A contested divorce is a case in which the parties cannot agree on one or more points (property division, alimony, custody, child support, or attorney’s fees, etc.). Even when parties have lived separate and apart for one year and wish to be divorced but cannot agree to the terms of financial settlement, or custody, it is still a contested divorce.

All divorces require proof of grounds. The grounds for an “absolute” or final divorce in Maryland are as follows:

  • One year’s mutual and voluntary separation. Living separate and apart for one year without interruption.
  • Adultery.
  • Desertion. For one full year without legal cause, actual or constructive (you are forced to leave by the behavior of your spouse).
  • Conviction of a felony or misdemeanor. Requires incarceration for one year under a sentence of three or more years.
  • Insanity. Confined to a mental institution for at least three years.
  • Cruelty.
  • Excessively Vicious Conduct.
  • Mutual Consent. The parties have mutually agreed to divorce and have settled all matters that pertain to their union (child custody, property divided, etc.) and have submitted a Signed Settlement Agreement to the court.

There are some defenses to these grounds for divorce. Because the law does not wish to force people to stay married when they are incompatible, these defenses are often difficult to prove:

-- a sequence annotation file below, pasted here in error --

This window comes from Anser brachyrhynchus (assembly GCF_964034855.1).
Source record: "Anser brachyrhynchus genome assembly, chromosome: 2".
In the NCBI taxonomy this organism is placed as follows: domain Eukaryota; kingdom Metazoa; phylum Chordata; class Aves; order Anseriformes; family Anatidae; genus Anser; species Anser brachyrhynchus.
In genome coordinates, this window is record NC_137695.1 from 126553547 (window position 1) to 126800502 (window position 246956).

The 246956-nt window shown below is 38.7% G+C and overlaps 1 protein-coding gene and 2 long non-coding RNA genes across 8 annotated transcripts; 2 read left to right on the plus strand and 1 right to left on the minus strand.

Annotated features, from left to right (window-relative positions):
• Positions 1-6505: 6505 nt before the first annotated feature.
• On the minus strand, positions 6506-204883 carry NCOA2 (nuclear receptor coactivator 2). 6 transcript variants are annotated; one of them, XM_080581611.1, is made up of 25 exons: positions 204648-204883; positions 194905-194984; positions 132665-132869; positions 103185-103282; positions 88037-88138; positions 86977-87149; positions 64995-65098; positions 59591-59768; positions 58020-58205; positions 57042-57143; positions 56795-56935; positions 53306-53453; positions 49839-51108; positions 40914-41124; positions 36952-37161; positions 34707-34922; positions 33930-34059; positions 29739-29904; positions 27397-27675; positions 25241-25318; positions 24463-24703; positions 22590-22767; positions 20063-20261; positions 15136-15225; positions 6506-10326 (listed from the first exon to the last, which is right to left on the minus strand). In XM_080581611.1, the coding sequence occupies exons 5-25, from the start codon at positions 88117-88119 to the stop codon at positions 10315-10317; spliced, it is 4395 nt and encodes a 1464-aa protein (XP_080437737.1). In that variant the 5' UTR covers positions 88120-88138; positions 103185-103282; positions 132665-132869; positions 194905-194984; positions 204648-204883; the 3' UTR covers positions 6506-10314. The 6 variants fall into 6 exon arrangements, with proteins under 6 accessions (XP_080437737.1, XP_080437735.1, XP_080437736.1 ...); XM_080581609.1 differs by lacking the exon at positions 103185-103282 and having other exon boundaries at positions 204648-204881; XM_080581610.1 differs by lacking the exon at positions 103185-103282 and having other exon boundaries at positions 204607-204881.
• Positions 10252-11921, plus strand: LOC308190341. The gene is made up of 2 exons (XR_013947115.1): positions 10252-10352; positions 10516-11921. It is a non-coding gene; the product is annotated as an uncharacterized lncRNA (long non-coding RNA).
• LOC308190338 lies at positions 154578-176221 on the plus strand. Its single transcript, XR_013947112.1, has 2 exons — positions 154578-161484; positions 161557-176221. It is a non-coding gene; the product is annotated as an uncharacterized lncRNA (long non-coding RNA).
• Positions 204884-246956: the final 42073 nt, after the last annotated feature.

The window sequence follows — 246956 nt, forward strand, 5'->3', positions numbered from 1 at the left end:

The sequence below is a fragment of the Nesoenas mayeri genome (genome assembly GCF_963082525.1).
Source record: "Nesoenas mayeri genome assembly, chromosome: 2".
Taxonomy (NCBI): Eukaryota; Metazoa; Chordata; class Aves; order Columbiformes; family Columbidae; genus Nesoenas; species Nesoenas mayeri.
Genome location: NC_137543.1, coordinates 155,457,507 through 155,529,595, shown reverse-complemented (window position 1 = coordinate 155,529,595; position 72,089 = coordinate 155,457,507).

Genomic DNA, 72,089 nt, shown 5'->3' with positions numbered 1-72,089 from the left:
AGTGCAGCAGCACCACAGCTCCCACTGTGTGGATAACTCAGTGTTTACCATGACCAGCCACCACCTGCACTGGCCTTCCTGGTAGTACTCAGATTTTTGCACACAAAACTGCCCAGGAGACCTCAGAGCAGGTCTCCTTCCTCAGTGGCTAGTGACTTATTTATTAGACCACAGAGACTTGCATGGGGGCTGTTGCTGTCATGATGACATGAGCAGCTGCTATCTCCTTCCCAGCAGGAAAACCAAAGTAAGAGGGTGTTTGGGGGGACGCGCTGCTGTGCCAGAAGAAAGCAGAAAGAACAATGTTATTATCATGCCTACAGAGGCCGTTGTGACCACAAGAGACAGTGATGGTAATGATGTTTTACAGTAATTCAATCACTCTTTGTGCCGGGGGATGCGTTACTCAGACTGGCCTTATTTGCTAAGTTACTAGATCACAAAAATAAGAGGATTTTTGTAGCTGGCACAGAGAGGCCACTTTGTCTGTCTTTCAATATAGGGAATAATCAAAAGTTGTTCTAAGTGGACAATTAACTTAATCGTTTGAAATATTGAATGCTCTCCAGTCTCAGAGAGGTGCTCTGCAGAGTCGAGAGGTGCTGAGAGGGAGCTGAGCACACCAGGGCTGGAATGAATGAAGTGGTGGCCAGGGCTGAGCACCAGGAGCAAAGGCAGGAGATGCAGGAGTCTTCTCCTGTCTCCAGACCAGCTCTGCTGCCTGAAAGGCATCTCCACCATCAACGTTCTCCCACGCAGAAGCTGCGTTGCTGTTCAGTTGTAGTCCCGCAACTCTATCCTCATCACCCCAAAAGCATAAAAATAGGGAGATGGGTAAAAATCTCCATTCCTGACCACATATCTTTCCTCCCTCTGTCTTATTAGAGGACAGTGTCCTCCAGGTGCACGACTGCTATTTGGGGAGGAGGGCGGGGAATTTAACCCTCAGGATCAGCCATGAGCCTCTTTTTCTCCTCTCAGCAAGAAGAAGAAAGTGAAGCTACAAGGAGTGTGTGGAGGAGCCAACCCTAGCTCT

• DefenseCondonation. Knowing what your spouse did wrong but forgiving him or her anyway; this is usually proven by showing that you and your spouse had sexual relations after you found out what your spouse did.
  • DefenseInsanity. If the person who is guilty of the grounds for divorce was insane when he or she committed the act.

Residency. Prior to the filing the petition for divorce, you must have resided in Maryland for one year. However, emergency, custody or other matters may be filed in Maryland without regard to this requirement.

Maryland has established a form of legal separation called a “limited divorce.” The grounds for a limited divorce are as follows:

  • Voluntary separation. Without reasonable expectation of reconciliation. (No minimum duration).
  • Desertion. (no minimum duration.)
  • Cruelty.
  • Excessively vicious conduct.

A legal separation may have some advantages in certain cases – for example, the spouses can remain on health insurance policies, or reap tax benefits.

In a Contested Divorce, a case is commenced by filing a “Complaint.” (The spouse who files the initial Complaint is the “Plaintiff;” the other spouse is the “Defendant.”) The Complaint states the date and place of marriage, the name and birth dates of any minor children, and a claim of one of the statutory grounds for Divorce. The Defendant is then served either by the Sheriff’s Department, Private Process Server or through Certified Mail. The Defendant then has 30 or 60 days (depending on where they live, i.e. in-state or out-of-state) to file an “Answer” admitting or denying the allegations. The Defendant may also raise any defenses or file Counterclaims.

In an Uncontested Divorce case, the Plaintiff needs to appear in court to testify. A witness may be needed to testify on the grounds for Divorce. A subpoena may also be required for the witness to appear in court to allow them to get off of work and to protect you if they do not appear.